Posted in 9th Grade, Business 1

B1 L110 – Grading Advertisements

       Over the past week in Business, I have learned a lot about advertising. The book recommended by Mr. North during this week was The Irresistible Offer by Mark Joyner. 

      In it, he explains what the most effective possible ad is by ripping it to shreds and examining each minute piece. What he calls this kind of advertisement is a “touchstone offer,” and the example he used as such is the old Dominoes Pizza ad, ad the FedEx slogan. The Dominoes ad was “hot, fresh pizza in 30 minutes or less, or it’s free.” The FedEx (Federal Express) motto was, “When it absolutely, positively has to be there overnight.” Joyner said that those were two of the best advertisements ever. Based on this offer, I could grade some other ads from the 1900s 1-10 by their closeness to a touchstone offer.

       For instance, I could do the M&Ms commercial from 1957, the Radio Shack TRS-80 commercial from 1980, the Commodore IBM PC ad from 1987, or even the American Express TV commercial from the late 1960s.  

       Let’s start with the M&Ms commercial. The grade this one gets, depending on how close it is to a touchstone offer, would be about a 3. It has proof because there are “Now two different types to choose from,” so the M&M was already proven. However, there isn’t very much ROI for the buyer. A couple moments of delicious chocolate? Maybe. But that’s not very much for (in today’s currency) a dollar and a half, sometimes even two bucks. The four criteria are:

              1.) What are you trying to sell?

              2.) What will it cost?

              3.) What’s in it for me?

              4.) Why should I believe you?

       The first one is satisfied. Everyone knows what an M&M is. The second one is not satisfied – there is no mention of cost in the ad. The third one is somewhat satisfied: a few moments of good taste. The fourth one is not satisfied directly, but everybody knows what M&Ms are.

Let’s move on to the second one – the TRS-80 from Radio Shack. (Too bad they’ve recently gone out of business!) This one gets a 6. The product is a color computer. It gives a straight price at around 25 seconds of $399, and it certainly piles on benefits and uses like there’s no tomorrow. However, the fourth requirement is not satisfied. There is no proof, other than 2-second clips of people testing the computer. So this one’s close, but it isn’t quite the fit.

       How about the Commodore PC commercial? This one is the winner – with a perfect score of 10. The product is immediately introduced, a problem is stated, and a solution is given. Then the price is named, and they pile on extra benefits – they add a monitor and OS in the deal – all for basically half the price as usual! And at the time, a thousand dollars was worth a good bit more than what we have today, in 2020. Plus, Commodore was the leading brand in computers at the time of this ad, so everybody knew who Commodore was unless they hid under a rock for 50 years.

       What about the last one? The American Express ad? This one did even more poorly than the M&Ms commercial – this one gets a 1. It is kind of confusing, the card is only flashed a few times, there is no cost given, and there is no proof! The only thing that they got spot-on was the third condition. The benefits were particularly blatant. If people didn’t know what they were looking for, they’d miss the entire point of the ad.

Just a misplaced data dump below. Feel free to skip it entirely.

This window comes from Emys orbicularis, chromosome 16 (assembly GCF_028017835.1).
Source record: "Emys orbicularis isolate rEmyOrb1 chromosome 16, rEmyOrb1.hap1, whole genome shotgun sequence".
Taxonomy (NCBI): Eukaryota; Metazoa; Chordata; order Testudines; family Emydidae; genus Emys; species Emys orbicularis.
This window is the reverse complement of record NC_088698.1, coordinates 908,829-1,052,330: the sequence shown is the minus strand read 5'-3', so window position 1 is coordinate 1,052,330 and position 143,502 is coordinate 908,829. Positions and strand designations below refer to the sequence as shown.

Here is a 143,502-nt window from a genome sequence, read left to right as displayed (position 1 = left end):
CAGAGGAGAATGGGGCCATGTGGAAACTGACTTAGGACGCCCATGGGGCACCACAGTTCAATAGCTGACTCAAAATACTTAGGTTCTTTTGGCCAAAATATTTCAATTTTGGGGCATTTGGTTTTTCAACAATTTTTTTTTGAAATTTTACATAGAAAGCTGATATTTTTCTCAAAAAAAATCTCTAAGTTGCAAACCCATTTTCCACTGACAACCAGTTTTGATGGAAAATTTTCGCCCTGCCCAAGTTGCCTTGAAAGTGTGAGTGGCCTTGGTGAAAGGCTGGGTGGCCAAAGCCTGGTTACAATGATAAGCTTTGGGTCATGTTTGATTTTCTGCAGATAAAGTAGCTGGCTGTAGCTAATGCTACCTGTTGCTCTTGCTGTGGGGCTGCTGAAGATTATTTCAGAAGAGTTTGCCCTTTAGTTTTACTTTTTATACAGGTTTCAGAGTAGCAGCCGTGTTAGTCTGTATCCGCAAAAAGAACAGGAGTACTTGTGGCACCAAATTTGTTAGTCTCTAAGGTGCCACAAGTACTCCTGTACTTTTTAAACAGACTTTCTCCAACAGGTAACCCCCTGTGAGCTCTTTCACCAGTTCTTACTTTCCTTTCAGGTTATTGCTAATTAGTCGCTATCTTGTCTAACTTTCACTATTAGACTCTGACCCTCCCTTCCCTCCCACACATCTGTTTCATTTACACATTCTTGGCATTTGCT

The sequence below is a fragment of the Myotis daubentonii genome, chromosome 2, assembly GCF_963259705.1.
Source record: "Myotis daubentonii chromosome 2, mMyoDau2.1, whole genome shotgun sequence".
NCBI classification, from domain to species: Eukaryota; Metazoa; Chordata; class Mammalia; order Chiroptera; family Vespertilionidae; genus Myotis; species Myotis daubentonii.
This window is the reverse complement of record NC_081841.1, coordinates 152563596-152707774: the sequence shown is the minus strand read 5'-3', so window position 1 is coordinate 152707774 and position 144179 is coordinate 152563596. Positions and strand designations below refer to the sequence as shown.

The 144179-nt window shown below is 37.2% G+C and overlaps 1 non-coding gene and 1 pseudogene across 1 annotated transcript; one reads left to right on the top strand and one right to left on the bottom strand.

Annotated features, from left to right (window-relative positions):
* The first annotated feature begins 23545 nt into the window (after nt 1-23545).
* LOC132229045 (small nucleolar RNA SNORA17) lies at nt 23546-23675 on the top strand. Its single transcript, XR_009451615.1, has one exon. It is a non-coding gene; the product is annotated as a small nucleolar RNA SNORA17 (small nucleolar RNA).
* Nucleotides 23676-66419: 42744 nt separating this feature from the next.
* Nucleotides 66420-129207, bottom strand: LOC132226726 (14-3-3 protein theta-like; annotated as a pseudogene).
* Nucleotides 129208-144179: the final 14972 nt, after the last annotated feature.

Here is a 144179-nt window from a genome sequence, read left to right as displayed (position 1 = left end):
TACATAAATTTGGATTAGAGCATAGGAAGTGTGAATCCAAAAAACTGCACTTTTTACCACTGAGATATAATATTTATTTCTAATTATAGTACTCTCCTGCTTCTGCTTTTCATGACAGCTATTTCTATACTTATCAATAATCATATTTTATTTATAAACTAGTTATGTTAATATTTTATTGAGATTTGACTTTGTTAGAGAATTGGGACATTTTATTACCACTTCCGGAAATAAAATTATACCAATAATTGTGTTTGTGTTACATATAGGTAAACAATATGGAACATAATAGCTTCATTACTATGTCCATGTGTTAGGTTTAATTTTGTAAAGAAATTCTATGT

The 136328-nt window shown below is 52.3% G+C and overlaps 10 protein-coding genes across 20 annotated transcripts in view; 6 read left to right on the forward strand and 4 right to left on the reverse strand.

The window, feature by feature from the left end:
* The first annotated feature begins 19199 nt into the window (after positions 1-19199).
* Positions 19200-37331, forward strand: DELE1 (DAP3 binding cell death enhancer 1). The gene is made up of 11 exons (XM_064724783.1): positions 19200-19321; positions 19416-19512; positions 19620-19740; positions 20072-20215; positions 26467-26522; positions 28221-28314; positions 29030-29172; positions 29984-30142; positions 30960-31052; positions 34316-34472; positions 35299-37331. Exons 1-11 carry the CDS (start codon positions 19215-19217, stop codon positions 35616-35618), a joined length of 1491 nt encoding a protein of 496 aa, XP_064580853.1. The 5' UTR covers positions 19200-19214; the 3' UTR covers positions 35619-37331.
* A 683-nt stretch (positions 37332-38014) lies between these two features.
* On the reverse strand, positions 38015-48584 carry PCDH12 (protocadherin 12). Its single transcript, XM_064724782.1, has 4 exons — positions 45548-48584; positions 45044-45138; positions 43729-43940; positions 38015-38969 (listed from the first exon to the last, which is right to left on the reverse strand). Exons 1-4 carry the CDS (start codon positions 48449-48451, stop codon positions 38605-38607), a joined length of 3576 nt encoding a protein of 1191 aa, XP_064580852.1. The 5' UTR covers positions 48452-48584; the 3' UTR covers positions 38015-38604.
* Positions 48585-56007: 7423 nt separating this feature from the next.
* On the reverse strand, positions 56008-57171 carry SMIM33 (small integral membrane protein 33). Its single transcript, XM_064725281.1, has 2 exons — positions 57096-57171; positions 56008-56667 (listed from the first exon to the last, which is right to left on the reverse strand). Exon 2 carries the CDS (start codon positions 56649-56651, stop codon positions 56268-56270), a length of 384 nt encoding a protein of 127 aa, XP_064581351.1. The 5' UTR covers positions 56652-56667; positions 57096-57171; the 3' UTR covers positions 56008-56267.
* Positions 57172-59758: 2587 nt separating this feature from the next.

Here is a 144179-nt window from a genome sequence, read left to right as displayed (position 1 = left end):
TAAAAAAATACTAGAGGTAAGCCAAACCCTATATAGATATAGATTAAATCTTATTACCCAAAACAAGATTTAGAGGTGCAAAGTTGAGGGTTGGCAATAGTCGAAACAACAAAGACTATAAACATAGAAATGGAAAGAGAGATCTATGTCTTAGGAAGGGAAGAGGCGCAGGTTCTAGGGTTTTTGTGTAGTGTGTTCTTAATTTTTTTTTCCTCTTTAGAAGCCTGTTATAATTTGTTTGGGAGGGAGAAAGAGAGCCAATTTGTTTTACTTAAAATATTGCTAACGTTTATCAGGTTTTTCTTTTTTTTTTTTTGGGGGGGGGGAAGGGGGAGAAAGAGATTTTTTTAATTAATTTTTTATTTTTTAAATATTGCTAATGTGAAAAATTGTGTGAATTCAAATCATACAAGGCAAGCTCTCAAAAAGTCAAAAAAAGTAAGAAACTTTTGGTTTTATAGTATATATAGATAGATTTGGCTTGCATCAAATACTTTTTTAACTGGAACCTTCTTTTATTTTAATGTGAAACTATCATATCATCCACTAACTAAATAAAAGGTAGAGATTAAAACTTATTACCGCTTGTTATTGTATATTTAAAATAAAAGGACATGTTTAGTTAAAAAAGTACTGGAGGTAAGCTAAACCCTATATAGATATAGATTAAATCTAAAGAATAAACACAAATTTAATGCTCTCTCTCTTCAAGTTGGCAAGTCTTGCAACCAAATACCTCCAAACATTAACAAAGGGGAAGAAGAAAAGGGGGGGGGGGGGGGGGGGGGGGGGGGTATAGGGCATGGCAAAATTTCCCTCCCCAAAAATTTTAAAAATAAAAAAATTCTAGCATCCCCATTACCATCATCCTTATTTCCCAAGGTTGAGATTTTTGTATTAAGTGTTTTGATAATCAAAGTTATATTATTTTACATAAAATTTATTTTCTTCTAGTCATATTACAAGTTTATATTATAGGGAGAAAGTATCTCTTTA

What makes it a touchstone offer? Let’s use the FedEx slogan. It satisfies requirements 1 and 3 and gives a number for more information. But what really makes this ad powerful is that it can be read incredibly quickly. In three seconds or less, specifically. That is the proven amount of time a consumer looks/reads an ad: three seconds. That’s how long a seller has to hook the buyer. If the seller doesn’t manage to do that, the consumer is gone. No sale. However, if they can catch the consumer, it’s almost certain there will be a sale. In the case of Domino’s Pizza, the ad isn’t as short, but there is another key to a touchstone ad. Who doesn’t like the word “free”? That is the key to the Domino’s commercial. “Or it’s free.” Those three words are the hook. Hey, there seems to be a pattern showing… The rule of three, maybe? The key to all advertising is the rule of three: three seconds, three words, or three repetitions. Repetition is also critical – the more times a consumer hears an ad, the more likely they are to remember it. It helps if it’s a really annoying earworm like that “Kars for Kids” jingle. Who doesn’t know that one? But after seeing the ad about three to four times, a consumer is much more likely to buy that product.  

       In conclusion, there are many parts of a touchstone offer. The Rule of Three, the Four Requirements, the hook, the “Act Now” statement, and many other things. Based on some of those criteria, grades can be assigned to some ads; for instance, the M&Ms commercial from 1957, Radio Shack TRS-80 commercial from 1980Commodore IBM PC ad from 1987, or even the American Express TV commercial from the late 1960s.  

PS – Stay safe, and don’t die!

 ~ Danger S.

Posted in 9th Grade, English 1

E1 L150 – Ants, Loons (The birds), and Content

I’ve written a good bit about autobiographies recently, and they bring up a lot about formatting and style and all that other good stuff. Still, it doesn’t really dive deep into choosing content. For instance, if I was a writer for an autobiography myself, I might have to choose between writing about an ant war or loons. It’s not very relevant to my time in the woods, and if I had a choice, I probably wouldn’t put either in the first place, but if I had to, I would probably choose the ant war. It shows more of how the forest is alive. Besides, if I put three pages in about loons in my autobiography unless I was a naturalist, I would be considered a loon myself.